Share your slides using a QR code

Your talk went down very well, you got rapturous applause, and some delegates even began to stand…there were murmurings of a Nobel Prize. Now, the hard bit, all those eager students in the front row want a copy of your slides so they can emulate your greatness, or more likely nitpick and point out the flaws in your otherwise flawless logic. You really don’t want the inconvenience of collecting email addresses or worse swapping business cards. So, what’s the easy option for a busy speaker one the conference circuit? QR codes. Obviously.

But, isn’t creating QR codes for your documents a painful process that will add precious minutes to your speech preparation time? Not necessarily. A new service with the painful name of TagMyDoc allows you to add a tag to a document which can be scanned and retrieved as a virtual copy via a QR code, which you would, of course, display at the end of your talk so that all those delegates can scan it with their iPhones. The system supports the following file types: jpg, tiff, png, bmp, gif, doc, docx, ppt, pptx and pdf.

There is the inevitable mobile app – ScanMyDoc, which is the only TagMyDoc-ready QR reader at the moment, which also lets you sync ScanMyDoc with your TagMyDoc account and manage your scanned documents.

There is a Microsoft Office Add-in for Word that lets you tag and save your document directly and a similar Add-in for Microsoft PowerPoint, which lets you tag and save your presentation directly from Microsoft PowerPoint without ever leaving the application.

In a sense, TagMyDoc is the reverse process of printing – When you print, your document goes from a virtual form to a hard copy. This approach means a recipient can get a virtual copy of a document or presentation from a hard-copy form (print or on your lecture screen).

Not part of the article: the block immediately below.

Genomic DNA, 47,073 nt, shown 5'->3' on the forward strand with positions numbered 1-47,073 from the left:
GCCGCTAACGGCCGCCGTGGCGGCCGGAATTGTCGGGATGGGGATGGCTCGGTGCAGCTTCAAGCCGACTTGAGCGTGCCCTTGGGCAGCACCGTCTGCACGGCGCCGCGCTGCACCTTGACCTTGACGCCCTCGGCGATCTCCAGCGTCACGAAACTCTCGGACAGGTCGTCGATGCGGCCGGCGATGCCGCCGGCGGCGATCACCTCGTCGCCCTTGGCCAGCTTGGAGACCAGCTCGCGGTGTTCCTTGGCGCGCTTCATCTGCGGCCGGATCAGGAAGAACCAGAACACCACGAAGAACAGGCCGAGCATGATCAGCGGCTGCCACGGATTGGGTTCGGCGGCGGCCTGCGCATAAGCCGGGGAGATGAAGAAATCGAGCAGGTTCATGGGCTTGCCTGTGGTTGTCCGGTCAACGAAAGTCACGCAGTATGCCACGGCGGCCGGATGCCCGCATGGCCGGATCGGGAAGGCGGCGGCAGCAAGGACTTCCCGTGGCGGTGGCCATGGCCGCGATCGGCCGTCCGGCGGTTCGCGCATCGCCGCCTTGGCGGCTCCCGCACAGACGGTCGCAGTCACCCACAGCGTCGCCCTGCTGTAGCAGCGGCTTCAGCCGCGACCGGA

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3 thoughts on “Share your slides using a QR code

  1. As promised, I have a response from JP Desjardins at TagMyDoc regarding Vladimir’s question:

    “You could effectively use standard QR code + Dropbox for sharing however it would take quite some time to 1-create the code, 2-add the code to a document, 3-share it.

    The real advantage of TagMyDoc lies in its seamless integration between QR Codes and common filetypes ( such as .doc and so on ). It takes the hassle out of the QR.

    We use the same Amazon S3 server technology behind Dropbox and our service offers the same syncing and version control that we built in our backend. users get access to all these functionalities when they create an account :)

    We also tested the batch QR functionality and were able to add individual QR codes to 400+ documents in a few minutes and that only takes a few click, something like a minute of your time.

    Also, a feature coming in a few weeks will be the ability to create a QR code that points to a folder instead of a document in order to facilitate sharing on projects that have many different documents.

    Finally, a challenge we are working on via the development of an iOS TagMyDoc app is the ability to add a tag to a document directly from your iOS device. Since there is no accessible file system in iOS, it might have to work through the Dropbox iOS app. Stay tuned.”

  2. Yes, I had wondered about that. It does seem like an obvious alternative, but then, having a dedicated system makes it less opaque perhaps to lay users. I have asked the company to explain whether they think there is a greater advantage…

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